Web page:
For what is pretty much the first time this year, I’m not marathon training. No programme to follow, no distances to log, no cross training or carb loading. In theory I should probably be resting post-Snowdon and giving my body a break. But running so frequently this year has become almost habit forming. So I’ve carried on, quietly but consistently, heading out at least three times a week.
Distance-wise I’ve not been much over seven miles, or an hour of running, and it’s taken some adjusting to get used to dark mornings and nights, occasional drizzle and very cold temperatures. But I figured it’s best to get myself into winter mode now so that come the New Year it isn’t a shock when training begins in earnest for my first stab at the Brighton Marathon.
Also confirmed is my place in the Stafford Half Marathon in March and a return to Snowdon in October – after all, how could I resist another call from those mountains!
Any other runs for next year are ‘TBC’ and my plans largely depend on how things go at Brighton, where once again I have my eyes on that thus-far elusive four hour finishing time. I’m persistent, if nothing else. Or should that be stubborn?
There’s also a growing feeling that 2019 should be the year I have my first crack at an ultra, but I haven’t made up my mind for sure yet. With eight marathons under my belt now, it seems like a logical next step. I’ll start doing some research and am open to recommendations, so long as there is little or no navigation involved (definitely not a strong point of mine).
Back to the present and last weekend I had a rare child-free moment, so teamed up with big brother to run Perry Hall parkrun. This was my 11th parkrun and, fittingly enough, I came home in 11th place. I was really pleased with the time too which, at 21:02, turned out to be my second fastest ever 5k.
Talking of James, I haven’t really had the chance to mention his fantastic achievements from this year, most notably making his marathon debut at the highly challenging Beachy Head event. It fell on the same day as Snowdonia. How amazing to think these once unfit brothers would end up being at opposite ends of the country simultaneously running 26.2 miles!
He regularly vlogs about his runs and has a YouTube channel for anyone who fancies taking a look. I’ve guested on a few and when he vlogs from parkrun events he usually tries to grab a word with each race director.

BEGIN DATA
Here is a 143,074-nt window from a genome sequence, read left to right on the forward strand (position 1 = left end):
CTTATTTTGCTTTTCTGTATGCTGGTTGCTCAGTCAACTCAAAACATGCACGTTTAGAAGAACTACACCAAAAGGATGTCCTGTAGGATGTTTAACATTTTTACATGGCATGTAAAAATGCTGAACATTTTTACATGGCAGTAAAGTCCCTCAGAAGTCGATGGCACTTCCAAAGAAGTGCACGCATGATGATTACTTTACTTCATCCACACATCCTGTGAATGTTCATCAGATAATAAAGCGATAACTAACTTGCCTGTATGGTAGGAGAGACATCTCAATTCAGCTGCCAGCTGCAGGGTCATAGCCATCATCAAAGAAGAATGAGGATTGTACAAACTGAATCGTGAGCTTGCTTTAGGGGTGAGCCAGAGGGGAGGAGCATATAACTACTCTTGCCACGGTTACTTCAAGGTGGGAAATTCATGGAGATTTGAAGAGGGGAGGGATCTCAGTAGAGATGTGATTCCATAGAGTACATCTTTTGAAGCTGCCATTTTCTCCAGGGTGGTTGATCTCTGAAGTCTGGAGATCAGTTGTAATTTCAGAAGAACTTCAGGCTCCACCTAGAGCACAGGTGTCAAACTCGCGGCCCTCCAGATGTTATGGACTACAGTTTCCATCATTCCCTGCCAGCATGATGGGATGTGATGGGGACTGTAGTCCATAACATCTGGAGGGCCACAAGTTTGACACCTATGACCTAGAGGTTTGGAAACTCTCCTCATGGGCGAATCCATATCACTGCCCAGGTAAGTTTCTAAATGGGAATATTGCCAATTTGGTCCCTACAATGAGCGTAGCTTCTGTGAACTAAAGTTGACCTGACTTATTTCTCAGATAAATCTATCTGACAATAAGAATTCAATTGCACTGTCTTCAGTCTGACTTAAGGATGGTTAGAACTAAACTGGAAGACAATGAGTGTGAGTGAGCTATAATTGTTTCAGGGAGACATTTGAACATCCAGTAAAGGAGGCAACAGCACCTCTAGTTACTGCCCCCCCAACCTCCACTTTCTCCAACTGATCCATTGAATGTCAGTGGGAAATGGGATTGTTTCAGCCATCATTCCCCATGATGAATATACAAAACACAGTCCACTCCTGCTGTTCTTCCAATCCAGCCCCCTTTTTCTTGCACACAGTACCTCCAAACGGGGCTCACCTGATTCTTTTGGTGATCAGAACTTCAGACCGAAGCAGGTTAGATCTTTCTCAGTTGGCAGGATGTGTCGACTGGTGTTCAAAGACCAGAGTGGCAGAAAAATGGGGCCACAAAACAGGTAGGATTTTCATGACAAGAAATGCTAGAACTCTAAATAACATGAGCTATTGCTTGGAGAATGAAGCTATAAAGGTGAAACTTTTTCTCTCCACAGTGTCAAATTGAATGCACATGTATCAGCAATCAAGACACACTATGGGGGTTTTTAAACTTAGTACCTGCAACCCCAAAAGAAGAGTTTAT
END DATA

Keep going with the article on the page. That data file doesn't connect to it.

It makes a change from the written word, although the latter is still my preference for expressing my feelings about running.
This leads nicely to an approach I received a few weeks ago from the editorial team at RealBuzz asking me to contribute to their next magazine feature on running and mental health, which I was happy to do. The topic crops up now and again in my write ups because, as most of you know, I’ve had to tackle a few related personal issues over the last year or so.
I’m far from being an expert on the subject but I know how running makes me feel and I reckon I can articulate that pretty well given that writing is the mainstay of what I do for a living. Anyway, I’ve responded to a series of questions, offered my opinions and we’ll see what appears in the final edit.
And that, fellow Buzzers, is really as far as things have gone since the highs of Snowdonia. Before the end of the month I’ll be trying to summarise my thoughts on the year that was because for me it’s been a big one – doubling my marathon tally, bettering many of my PBs, but also learning the hard way how important it is to fuel correctly when distance running.
I’ve covered more miles in a year than I’ve ever managed before (likely to top 1,200 before the days are out) and fortunately managed to stay pretty much injury free.
But that can wait. For now, I need to concentrate on getting ready for Christmas (which will, of course, include a Christmas Day parkrun). So I’ll sign off and wish everyone the very best for the festive season. Eat, drink, be merry, celebrate with your loved ones and if you are continuing to run, then run strong.
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